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Column: After four-game losing streak, Ohio State men’s basketball is looking for its identity

The Buckeyes are on an 0-4 skid, and the past four performances leave little reason for hope.

NCAA Basketball: Ohio State at Rutgers Vincent Carchietta-USA TODAY Sports

The Ohio State Buckeyes men’s basketball has struggled of late, with four-straight losses, the latest of which coming Sunday on the road against the Rutgers Scarlet Knights in overtime. These recent games have been close, and in a vacuum the results in themselves aren’t cause for concern as college basketball is crazy. But with the four losses happening in a row, with similar issues arising in all four, the questions around the basketball program are becoming louder.

Over the years, Holtmann has garnered a lot of unwarranted negative attention while keeping the program afloat. The Buckeyes have made the tournament every year under Holtmann, and would have qualified in 2020 if the tournament was not cancelled due to the COVID-19 pandemic. That’s an incredible floor for a program to be at, but with zero trips to the second weekend of the tourney, stretches like this will not keep critics quiet. Losing streaks happen in college basketball, but the last four games raise concerns for how this season will go for the Buckeyes.

None of the last four games would have been bad in themselves, but the consecutive nature of them really magnifies the current issues for the Buckeyes. When they play defense, their offense struggles. When they have lineups more proficient at scoring, they give just as many buckets back. That is a not a recipe for success, and creates issues in regards to identity. For Holtmann, the offensive efficiency and timely defense has been the way, but as of late both those areas have failed.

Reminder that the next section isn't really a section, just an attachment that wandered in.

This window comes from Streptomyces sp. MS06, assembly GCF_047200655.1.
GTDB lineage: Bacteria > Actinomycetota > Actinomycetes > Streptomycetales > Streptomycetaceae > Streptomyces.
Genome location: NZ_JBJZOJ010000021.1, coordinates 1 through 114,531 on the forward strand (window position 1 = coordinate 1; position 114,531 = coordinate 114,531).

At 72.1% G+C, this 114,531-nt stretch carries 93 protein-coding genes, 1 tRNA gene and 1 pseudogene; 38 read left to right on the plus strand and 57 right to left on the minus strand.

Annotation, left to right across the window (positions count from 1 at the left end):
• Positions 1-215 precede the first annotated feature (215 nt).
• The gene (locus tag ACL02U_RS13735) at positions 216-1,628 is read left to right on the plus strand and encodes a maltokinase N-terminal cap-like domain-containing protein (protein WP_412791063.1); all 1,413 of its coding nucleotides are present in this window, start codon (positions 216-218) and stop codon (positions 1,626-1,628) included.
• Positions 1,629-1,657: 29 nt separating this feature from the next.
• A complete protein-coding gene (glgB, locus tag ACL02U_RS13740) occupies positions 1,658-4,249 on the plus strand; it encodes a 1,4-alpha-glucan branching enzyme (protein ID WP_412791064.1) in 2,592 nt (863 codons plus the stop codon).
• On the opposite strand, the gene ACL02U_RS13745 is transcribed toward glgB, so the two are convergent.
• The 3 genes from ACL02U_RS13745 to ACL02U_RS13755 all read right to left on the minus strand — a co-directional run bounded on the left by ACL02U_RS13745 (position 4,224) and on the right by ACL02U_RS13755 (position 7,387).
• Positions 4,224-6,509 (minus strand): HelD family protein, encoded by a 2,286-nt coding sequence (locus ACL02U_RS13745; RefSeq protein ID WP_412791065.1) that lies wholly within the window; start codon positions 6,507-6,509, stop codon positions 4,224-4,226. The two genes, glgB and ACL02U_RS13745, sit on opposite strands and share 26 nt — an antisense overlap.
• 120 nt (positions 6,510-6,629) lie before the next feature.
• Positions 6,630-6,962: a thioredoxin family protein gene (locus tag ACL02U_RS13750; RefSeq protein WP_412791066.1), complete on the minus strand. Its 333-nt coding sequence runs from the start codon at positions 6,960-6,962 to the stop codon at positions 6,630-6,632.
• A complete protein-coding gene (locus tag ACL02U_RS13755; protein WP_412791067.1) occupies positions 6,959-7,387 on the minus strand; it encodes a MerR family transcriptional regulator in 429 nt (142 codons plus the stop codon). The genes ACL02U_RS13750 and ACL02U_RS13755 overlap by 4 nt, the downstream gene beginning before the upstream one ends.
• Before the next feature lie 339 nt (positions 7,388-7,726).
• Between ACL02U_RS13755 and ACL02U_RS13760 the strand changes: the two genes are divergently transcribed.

That’s why these last four games represent a watershed for the program as this season continues. Losing a consistent player in Zed Key against Purdue is enough to find the 2-point loss respectable, but the way the game ended with a blown lead loses the luster of a strong performance. Following that up with a flat performance on the road against Maryland where the offense went through long stretches of stagnation, and the defensive lapses by young players started to show cracks.

These losses were only made greater with an incredibly disappointing performance at home against Minnesota — a team 0-4 in conference play at tipoff. Losing that game was inexcusable, and that leads us to Sunday against Rutgers. With the three consecutive losses, Ohio State struggled offensively, shooting 34.3 percent from the floor and once again collapsed late to give a game away.

The root of the problem for the Buckeyes starts with an inconsistent level of play from the more experienced players on the roster. With Zed Key playing limited minutes, Justice Sueing needs to find more ways to score efficiently. Combine that with Isaac Likekele scoring four points in four games and Sean McNeil having hot-and-cold stretches, this is putting an uncomfortable onus on the young players to create offense.

Bruce Thornton has been a solid guard in his first season, expecting him to add anything out of the ordinary to the points category on the box score is not fair. Brice Sensabaugh has shown to be a defensive liability to the point of getting benched in favor of a more defensive lineup against Rutgers. Sensabaugh was also the main reason the Buckeyes were in the game in the end with his offensive capabilities, scoring 17 second half points.

That still was not enough. In Ohio State’s best defensive game of the year, they were outscored 68-64, and the decision to choose defense backfired for Holtmann in the long run.

This just emphasizes the issues of this team. There is a definitive lack of identity in the program at this point, and if that doesn’t change, this season could be another year wasted.